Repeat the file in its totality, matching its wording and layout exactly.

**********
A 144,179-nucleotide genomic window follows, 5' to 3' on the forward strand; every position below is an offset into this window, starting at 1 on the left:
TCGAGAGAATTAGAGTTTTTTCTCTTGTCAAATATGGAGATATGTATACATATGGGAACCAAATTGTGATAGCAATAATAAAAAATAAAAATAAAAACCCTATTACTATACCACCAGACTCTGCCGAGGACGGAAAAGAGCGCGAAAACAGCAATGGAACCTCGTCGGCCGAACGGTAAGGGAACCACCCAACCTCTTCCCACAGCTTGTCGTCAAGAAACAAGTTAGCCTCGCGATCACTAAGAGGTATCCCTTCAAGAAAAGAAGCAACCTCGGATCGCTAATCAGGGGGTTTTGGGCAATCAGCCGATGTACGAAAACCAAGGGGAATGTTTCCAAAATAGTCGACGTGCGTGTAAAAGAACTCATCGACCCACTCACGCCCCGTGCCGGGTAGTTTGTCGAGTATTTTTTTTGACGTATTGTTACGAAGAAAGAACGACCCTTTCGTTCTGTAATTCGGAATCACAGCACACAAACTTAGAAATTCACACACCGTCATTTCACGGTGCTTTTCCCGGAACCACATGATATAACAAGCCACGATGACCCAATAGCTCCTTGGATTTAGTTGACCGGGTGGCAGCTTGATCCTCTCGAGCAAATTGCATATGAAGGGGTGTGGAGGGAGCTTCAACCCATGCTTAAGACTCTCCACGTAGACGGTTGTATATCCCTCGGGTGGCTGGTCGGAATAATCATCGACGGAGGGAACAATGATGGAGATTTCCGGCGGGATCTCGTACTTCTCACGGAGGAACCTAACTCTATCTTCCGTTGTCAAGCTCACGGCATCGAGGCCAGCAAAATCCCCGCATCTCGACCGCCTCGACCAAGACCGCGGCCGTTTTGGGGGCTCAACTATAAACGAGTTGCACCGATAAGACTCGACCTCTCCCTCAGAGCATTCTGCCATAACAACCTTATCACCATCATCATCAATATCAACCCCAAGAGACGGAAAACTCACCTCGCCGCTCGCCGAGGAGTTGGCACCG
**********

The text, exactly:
A 144,179-nucleotide genomic window follows, 5' to 3' on the forward strand; every position below is an offset into this window, starting at 1 on the left:
TCGAGAGAATTAGAGTTTTTTCTCTTGTCAAATATGGAGATATGTATACATATGGGAACCAAATTGTGATAGCAATAATAAAAAATAAAAATAAAAACCCTATTACTATACCACCAGACTCTGCCGAGGACGGAAAAGAGCGCGAAAACAGCAATGGAACCTCGTCGGCCGAACGGTAAGGGAACCACCCAACCTCTTCCCACAGCTTGTCGTCAAGAAACAAGTTAGCCTCGCGATCACTAAGAGGTATCCCTTCAAGAAAAGAAGCAACCTCGGATCGCTAATCAGGGGGTTTTGGGCAATCAGCCGATGTACGAAAACCAAGGGGAATGTTTCCAAAATAGTCGACGTGCGTGTAAAAGAACTCATCGACCCACTCACGCCCCGTGCCGGGTAGTTTGTCGAGTATTTTTTTTGACGTATTGTTACGAAGAAAGAACGACCCTTTCGTTCTGTAATTCGGAATCACAGCACACAAACTTAGAAATTCACACACCGTCATTTCACGGTGCTTTTCCCGGAACCACATGATATAACAAGCCACGATGACCCAATAGCTCCTTGGATTTAGTTGACCGGGTGGCAGCTTGATCCTCTCGAGCAAATTGCATATGAAGGGGTGTGGAGGGAGCTTCAACCCATGCTTAAGACTCTCCACGTAGACGGTTGTATATCCCTCGGGTGGCTGGTCGGAATAATCATCGACGGAGGGAACAATGATGGAGATTTCCGGCGGGATCTCGTACTTCTCACGGAGGAACCTAACTCTATCTTCCGTTGTCAAGCTCACGGCATCGAGGCCAGCAAAATCCCCGCATCTCGACCGCCTCGACCAAGACCGCGGCCGTTTTGGGGGCTCAACTATAAACGAGTTGCACCGATAAGACTCGACCTCTCCCTCAGAGCATTCTGCCATAACAACCTTATCACCATCATCATCAATATCAACCCCAAGAGACGGAAAACTCACCTCGCCGCTCGCCGAGGAGTTGGCACCG